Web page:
Allen said that in addition to building trailheads, the primary work to be completed is laying limestone gravel in some sections and improving road crossings.

“Our goal is to complete everything that needs to be done from Osawatomie to Herington,” he said. “We’re hoping this will physically complete the trail.”

Craghead said the full trailheads will be located in the major communities along the trail, such as Osage City, Ottawa, Council Grove and Herington, with a goal of enhancing economic development in those communities. Half trailheads will be scattered along the trail.

“I hope the communities will start seeing benefits, and start developing amenities along trail, so they can help support travelers on the trail,” Craghead said.

She said the trail will have a strong tourism draw, attracting people who want to experience life in Kansas.

“If they stay at a local bed and breakfast, they get to interact with local people – not only places,” she said. “These are real people looking for real things, real discussions and real opportunities. They’ll not only discover what Kansas life is like, they’ll be back.”

Craghead confirmed that sections of the trail in Osage County will be included in the project, saying all communities along the trail should benefit from its completion.

“Your area is very much a piece of that,” Craghead said. “When it comes right down to it, we want [trail users] stopping at Osage City and spending their money there.”

Craghead said the transportation grant is part of a larger plan for economic development along the trail. She said KDWPT had recently secured a $170,050 USDA Rural Enterprise grant “that will help us develop businesses in communities along the Flint Hills Nature Trail corridor.”

She said the program will make funds available to assist businesses along the trail.

“The grant is designed to help spark additional business development,” Craghead said, noting the same USDA grant will assist businesses along the Kansas River Trail, which was designated as a National Water Trail last summer.

“It’s a matter of success breeds success,” Craghead said. “The goal is to get a nice trail that our state can be proud of and visitors will want to experience.”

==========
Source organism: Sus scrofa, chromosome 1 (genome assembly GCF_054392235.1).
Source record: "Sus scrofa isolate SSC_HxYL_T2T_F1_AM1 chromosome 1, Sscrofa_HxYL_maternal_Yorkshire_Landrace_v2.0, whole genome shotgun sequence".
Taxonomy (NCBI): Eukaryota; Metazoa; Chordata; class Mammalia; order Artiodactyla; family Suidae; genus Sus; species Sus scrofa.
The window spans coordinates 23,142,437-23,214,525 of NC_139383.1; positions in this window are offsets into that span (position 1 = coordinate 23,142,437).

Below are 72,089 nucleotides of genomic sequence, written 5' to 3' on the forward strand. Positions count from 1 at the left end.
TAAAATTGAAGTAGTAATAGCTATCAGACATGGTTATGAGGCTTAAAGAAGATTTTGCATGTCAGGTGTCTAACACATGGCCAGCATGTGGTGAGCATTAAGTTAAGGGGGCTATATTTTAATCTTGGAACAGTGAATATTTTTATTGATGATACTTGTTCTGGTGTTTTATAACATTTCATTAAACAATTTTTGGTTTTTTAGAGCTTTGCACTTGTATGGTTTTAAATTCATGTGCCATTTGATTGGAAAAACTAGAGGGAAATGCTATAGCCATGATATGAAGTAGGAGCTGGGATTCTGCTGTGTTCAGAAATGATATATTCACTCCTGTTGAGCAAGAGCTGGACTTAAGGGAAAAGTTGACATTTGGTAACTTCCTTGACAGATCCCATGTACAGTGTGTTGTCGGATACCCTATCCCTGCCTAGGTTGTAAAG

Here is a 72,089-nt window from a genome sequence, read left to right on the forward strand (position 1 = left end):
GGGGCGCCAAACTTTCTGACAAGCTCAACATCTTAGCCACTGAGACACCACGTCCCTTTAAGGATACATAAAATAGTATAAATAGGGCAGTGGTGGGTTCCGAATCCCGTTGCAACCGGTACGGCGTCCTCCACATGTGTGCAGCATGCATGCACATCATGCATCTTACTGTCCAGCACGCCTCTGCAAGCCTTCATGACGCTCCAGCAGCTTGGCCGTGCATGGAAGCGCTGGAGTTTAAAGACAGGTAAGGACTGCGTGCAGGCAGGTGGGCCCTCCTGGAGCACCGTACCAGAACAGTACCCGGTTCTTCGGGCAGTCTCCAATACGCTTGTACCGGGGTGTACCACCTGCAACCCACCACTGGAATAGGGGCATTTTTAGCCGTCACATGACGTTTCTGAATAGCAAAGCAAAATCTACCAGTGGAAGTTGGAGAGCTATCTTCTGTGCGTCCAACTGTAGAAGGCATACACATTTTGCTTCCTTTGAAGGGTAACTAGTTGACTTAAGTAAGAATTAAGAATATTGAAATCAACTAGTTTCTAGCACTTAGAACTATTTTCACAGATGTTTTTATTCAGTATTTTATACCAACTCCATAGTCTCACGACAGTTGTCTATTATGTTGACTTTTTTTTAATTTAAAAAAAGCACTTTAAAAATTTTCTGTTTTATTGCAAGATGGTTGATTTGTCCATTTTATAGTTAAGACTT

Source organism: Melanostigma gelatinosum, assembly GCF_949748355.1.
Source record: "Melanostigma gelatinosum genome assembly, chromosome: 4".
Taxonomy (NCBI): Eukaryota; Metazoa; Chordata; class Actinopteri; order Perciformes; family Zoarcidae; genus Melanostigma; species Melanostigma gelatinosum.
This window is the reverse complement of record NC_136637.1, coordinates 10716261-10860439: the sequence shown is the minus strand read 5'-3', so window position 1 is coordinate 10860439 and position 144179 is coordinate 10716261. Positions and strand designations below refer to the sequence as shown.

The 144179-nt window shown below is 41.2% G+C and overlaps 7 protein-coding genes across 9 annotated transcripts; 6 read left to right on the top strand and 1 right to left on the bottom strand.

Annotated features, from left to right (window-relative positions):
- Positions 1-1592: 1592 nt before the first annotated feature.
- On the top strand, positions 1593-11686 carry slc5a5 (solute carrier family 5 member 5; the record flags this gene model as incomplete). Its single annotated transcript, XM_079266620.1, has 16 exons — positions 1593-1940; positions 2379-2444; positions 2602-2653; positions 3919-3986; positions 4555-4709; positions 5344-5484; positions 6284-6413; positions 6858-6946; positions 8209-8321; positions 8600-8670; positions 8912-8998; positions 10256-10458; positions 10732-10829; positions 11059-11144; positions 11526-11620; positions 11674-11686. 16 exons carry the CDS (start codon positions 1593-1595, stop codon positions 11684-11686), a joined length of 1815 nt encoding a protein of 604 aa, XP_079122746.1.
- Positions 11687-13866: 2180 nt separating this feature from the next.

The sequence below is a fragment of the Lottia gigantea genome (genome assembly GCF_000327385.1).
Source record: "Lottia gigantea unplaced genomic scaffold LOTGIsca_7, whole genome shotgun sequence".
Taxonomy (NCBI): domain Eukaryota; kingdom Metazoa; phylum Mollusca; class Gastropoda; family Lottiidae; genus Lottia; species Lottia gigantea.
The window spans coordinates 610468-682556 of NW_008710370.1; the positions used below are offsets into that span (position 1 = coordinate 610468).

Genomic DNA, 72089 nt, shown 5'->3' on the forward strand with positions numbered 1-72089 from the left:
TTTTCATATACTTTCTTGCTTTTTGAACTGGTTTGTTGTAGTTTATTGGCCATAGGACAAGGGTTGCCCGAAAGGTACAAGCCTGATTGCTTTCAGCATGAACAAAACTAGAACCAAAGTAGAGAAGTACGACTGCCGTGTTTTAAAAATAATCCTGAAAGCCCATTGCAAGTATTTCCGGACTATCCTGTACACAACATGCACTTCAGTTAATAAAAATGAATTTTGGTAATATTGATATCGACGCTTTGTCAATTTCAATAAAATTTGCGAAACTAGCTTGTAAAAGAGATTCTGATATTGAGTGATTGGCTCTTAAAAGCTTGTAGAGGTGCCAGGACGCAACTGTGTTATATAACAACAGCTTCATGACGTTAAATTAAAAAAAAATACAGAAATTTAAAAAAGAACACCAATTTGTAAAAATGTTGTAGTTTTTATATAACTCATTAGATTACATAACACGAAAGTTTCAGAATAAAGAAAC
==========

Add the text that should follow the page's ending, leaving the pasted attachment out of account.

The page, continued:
Another project announced in the Transportation Enhancement grants will also benefit the Flint Hills Nature Trail, although indirectly, by providing a connection to Council Grove’s trail system. The Council Grove project will build a shared use path 1,200 feet long that will connect the city’s existing River Walk Trail to the Flint Hills Nature Trail. Along with a 1,600-foot extension of the existing River Walk Trail, the estimated cost of that project is $397,000 with about $317,000 coming from the federal government.

Allen said plans are now being made to use the federal funds as efficiently as possible. And even if takes another year or so to complete the trail, it will be soon enough for the KRTC.

“To see it happen sooner than later is just fantastic,” Allen said.

For more information about the Flint Hills Nature Trail, see http://kanzatrails.org.


2 Responses to Federal grant sparks $2.4 million investment into Flint Hills Nature Trail

  1. Ron Bemis says:

    It sure would be nice to keep the motorized traffic off the trail. I have seen cars, motorcyles, and four wheelers making their way along the trail. There really isn't much the Sheriff's department can do to keep these persons away (I still report them). I believe the property owners along the trail are worried about these persons, because they don't follow the rules and might cause damage to the trail or worse private property.

  2. cycleeverywhere says:

    Good news. Wish the trail could be paved though – studies show paved trails are used significantly more and we observe it everytime we ride on paved versus non-paved.